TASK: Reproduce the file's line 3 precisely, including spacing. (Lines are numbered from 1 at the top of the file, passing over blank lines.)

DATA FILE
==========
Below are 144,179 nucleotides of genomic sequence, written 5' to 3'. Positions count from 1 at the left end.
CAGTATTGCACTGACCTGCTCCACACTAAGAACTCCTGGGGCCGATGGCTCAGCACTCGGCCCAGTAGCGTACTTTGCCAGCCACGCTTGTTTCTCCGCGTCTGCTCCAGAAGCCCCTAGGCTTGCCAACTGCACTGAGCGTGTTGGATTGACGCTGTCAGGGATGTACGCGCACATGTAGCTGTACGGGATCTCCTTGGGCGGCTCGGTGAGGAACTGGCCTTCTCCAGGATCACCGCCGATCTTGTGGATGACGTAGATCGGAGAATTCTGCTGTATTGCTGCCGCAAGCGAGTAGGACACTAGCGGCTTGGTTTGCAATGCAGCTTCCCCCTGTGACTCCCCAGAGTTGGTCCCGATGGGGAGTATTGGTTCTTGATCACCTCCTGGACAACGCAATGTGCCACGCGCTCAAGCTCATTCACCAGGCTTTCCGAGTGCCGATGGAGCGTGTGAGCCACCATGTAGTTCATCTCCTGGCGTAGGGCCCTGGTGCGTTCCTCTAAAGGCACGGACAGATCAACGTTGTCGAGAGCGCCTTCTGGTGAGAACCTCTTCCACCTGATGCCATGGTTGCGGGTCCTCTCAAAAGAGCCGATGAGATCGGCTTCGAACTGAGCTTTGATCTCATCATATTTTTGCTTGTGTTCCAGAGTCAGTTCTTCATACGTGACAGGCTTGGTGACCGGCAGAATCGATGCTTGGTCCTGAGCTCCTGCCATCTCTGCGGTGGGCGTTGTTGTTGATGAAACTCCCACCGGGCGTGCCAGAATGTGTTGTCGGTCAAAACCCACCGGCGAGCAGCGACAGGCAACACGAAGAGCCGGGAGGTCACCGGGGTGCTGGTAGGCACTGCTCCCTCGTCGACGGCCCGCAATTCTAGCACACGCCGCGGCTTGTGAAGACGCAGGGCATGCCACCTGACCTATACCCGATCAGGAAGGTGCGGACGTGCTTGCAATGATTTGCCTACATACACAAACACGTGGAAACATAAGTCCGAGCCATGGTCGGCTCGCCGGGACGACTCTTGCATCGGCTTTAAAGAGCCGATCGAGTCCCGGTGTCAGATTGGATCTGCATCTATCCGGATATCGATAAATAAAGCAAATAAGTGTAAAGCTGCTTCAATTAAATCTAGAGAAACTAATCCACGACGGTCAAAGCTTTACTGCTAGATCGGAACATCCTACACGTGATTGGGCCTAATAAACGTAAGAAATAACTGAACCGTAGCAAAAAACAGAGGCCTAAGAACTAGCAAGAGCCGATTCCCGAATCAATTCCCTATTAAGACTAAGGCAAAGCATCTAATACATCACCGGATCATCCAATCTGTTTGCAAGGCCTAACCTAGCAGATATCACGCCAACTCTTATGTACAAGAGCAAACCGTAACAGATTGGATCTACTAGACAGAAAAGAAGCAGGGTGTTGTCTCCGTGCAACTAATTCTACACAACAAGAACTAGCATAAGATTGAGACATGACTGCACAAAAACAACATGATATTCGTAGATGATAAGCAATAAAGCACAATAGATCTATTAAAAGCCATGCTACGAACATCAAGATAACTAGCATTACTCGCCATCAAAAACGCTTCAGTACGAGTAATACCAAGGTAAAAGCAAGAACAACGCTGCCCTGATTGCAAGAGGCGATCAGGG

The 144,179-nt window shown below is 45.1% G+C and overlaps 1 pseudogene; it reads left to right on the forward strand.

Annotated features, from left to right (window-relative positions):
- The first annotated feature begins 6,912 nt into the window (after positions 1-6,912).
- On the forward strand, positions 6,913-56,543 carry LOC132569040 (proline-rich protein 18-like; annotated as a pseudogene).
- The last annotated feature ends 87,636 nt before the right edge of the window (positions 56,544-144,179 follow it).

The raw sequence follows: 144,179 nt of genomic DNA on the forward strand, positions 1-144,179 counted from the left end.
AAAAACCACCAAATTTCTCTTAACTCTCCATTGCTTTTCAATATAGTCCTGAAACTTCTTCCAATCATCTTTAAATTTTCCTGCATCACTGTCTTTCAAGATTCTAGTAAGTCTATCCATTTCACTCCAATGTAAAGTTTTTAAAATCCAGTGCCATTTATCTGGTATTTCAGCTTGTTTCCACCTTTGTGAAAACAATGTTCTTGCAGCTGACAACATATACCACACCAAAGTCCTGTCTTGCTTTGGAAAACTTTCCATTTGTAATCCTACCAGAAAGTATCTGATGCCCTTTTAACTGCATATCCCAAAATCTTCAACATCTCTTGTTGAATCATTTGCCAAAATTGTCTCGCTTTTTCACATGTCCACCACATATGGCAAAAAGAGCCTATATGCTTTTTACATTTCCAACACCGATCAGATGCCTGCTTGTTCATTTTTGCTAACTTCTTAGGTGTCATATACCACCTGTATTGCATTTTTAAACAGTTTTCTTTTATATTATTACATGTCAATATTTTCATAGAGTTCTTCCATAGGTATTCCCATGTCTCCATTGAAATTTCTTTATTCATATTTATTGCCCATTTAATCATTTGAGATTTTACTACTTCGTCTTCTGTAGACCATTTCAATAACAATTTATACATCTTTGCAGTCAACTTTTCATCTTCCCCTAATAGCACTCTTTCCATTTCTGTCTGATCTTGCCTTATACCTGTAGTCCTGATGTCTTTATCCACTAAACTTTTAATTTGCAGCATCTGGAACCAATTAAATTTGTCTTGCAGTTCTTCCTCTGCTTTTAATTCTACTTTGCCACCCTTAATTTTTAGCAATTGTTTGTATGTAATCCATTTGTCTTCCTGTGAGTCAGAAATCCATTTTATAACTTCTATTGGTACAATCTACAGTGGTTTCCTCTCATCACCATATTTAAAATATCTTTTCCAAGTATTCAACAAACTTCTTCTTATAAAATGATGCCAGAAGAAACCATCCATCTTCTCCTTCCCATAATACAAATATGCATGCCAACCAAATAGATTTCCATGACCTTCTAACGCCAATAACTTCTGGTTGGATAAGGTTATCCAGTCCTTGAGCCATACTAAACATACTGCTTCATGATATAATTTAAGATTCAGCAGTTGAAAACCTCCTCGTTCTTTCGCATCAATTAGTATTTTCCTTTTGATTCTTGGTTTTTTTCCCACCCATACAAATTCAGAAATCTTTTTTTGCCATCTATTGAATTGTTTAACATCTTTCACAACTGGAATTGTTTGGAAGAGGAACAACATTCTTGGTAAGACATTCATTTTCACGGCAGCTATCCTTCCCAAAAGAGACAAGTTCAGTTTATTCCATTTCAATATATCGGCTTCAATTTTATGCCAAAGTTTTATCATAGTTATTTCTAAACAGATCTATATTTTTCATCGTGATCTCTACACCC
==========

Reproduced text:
The 144,179-nt window shown below is 45.1% G+C and overlaps 1 pseudogene; it reads left to right on the forward strand.